Sir Bradley Wiggins (Team Sky) will not defend his Tour de France title.
Britain’s first winner of cycling’s greatest race has accepted that recovery from a combination of illness and injury will prevent him from rolling out from Corsica in the yellow jersey of defending champion.
The Englishman withdrew from Giro d’Italia earlier this month with a chest infection. Recovery and subesequent “intensive treatment” for a knee injury has prevented him from training with the required intensity for the Tour.
Wiggins described the situation as “a huge disappointment” but one from which he would recover.
“I desperately wanted be there, for the team and for all the fans along the way – but It’s not going to happen,” he admitted.
“I can’t train the way I need to train and I’m not going to be ready. Once you accept that, it’s almost a relief not having to worry about the injury and the race against time.”
The Londoner pointed to his experience at the 2011 Tour, where his hopes of winning the race ended with a crash in the first week.
“I’ve been through this before, when I broke my collarbone, so I know how it works,” he said. “I’ll get this sorted, set new goals for this season and focus on those.”
Wiggins’ return to racing in 2011 saw him claim a podium spot at the Vuelta a Espana. Victory in the Spanish national tour in August would make up for his disappointment in Italy.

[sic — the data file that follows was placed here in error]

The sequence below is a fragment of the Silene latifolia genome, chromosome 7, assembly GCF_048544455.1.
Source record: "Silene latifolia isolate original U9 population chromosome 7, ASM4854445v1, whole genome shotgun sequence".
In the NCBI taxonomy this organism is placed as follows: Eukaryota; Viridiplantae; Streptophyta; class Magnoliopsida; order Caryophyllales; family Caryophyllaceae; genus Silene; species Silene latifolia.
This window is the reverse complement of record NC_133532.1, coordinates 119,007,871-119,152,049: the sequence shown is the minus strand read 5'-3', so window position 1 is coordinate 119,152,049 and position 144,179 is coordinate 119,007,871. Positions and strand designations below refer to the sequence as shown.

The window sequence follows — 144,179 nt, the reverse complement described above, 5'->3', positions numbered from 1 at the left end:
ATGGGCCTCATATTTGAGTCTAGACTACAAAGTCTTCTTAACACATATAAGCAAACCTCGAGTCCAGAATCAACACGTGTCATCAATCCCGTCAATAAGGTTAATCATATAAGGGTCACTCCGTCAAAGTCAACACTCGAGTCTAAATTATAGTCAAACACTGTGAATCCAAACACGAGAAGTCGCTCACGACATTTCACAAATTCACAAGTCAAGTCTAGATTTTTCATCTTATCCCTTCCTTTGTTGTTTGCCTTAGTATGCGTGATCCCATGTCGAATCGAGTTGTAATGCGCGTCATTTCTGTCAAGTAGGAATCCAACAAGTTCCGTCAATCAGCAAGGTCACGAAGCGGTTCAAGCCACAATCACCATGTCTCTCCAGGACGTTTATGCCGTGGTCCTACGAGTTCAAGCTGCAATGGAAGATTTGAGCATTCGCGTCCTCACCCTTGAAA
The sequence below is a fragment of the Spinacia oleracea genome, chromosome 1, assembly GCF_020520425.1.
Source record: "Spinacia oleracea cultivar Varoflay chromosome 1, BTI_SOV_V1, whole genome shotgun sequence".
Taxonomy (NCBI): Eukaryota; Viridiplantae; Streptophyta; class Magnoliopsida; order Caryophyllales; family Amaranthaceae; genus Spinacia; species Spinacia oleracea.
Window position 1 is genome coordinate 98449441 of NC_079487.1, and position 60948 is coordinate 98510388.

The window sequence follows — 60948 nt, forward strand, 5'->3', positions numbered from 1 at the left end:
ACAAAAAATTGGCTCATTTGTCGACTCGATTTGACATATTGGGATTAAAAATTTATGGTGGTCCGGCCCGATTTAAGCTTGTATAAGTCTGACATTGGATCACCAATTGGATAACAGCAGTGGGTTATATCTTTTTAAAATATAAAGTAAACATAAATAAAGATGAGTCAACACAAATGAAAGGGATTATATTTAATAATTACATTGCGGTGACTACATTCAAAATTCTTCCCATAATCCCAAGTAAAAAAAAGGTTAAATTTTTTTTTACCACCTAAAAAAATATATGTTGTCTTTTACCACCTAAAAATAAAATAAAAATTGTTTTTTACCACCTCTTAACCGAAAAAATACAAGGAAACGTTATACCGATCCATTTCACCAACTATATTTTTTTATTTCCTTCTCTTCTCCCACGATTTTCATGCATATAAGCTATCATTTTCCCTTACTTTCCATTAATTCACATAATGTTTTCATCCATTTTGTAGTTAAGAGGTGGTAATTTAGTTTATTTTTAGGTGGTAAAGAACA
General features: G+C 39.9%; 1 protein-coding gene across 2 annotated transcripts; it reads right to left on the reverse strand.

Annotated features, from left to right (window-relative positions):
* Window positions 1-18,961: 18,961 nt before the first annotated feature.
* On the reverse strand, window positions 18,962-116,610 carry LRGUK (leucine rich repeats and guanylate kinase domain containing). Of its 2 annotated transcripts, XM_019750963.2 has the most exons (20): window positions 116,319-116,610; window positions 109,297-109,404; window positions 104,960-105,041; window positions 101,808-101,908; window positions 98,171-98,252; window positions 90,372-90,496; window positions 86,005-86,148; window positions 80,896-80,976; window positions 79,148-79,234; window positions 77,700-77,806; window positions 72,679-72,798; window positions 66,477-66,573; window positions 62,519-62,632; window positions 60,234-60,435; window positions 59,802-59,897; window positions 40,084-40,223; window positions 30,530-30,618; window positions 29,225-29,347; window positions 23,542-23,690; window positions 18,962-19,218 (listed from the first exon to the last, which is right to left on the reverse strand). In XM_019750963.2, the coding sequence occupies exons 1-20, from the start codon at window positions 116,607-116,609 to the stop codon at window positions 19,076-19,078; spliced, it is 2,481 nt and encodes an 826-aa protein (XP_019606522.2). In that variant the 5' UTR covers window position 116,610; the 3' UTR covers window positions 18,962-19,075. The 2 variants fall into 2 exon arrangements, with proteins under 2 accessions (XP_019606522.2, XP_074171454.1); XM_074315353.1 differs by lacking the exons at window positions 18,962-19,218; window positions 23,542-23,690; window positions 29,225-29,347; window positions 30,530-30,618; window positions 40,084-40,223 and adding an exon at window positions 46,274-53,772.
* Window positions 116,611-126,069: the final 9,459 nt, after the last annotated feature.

Sky team principal, Sir Dave Brailsford, said the Tour champion needed further rest, and described the circumstances as a huge disapintment for the team “and above all for Brad.”
“With illness, injury and treatment Brad has gone past the point where he can be ready for the Tour,” he confirmed.
“It’s incredibly sad to have the reigning champion at Team Sky but not lining up at the Tour. But he’s a champion, a formidable athlete and will come back winning as he has before.”
After withdrawing from the Giro, Wiggins had been expected to make his return at the Tour de Suisse, or the Criterium du Dauphine – another race he would have contested as defending champion.
But team doctor, Richard Freeman, said that while the chest infection contracted at the Giro had cleared up, further “medical investigations” into a knee injury revealed a more significant condition than first realised.
“It’s needed intensive treatment and, whilst it will be fully resolved, Bradley now needs to rest completely for five days before a gradual, return to full training over a period of two to three weeks.”
Wiggins’ statement will finally end speculation over who will lead Team Sky at the Tour.
Team-mate Chris Froome, second to Wiggins last year, and winner already this year of the Tour of Oman, Criterium International, and Tour de Romandie, had been designated leader by Brailsford, but Wiggins’ public statements suggested he intended to defend his title.
The Londoner backed his team-mates to produce a second consecutive winner of cycling’s biggest race, but did not name Froome in Sky’s press release to confirm his absence from the race.
“This team has so many riders in great shape, ready for selection and we set incredible standards for performance which shouldn’t be compromised,” said Wiggins. “We need to have the best chance to win.”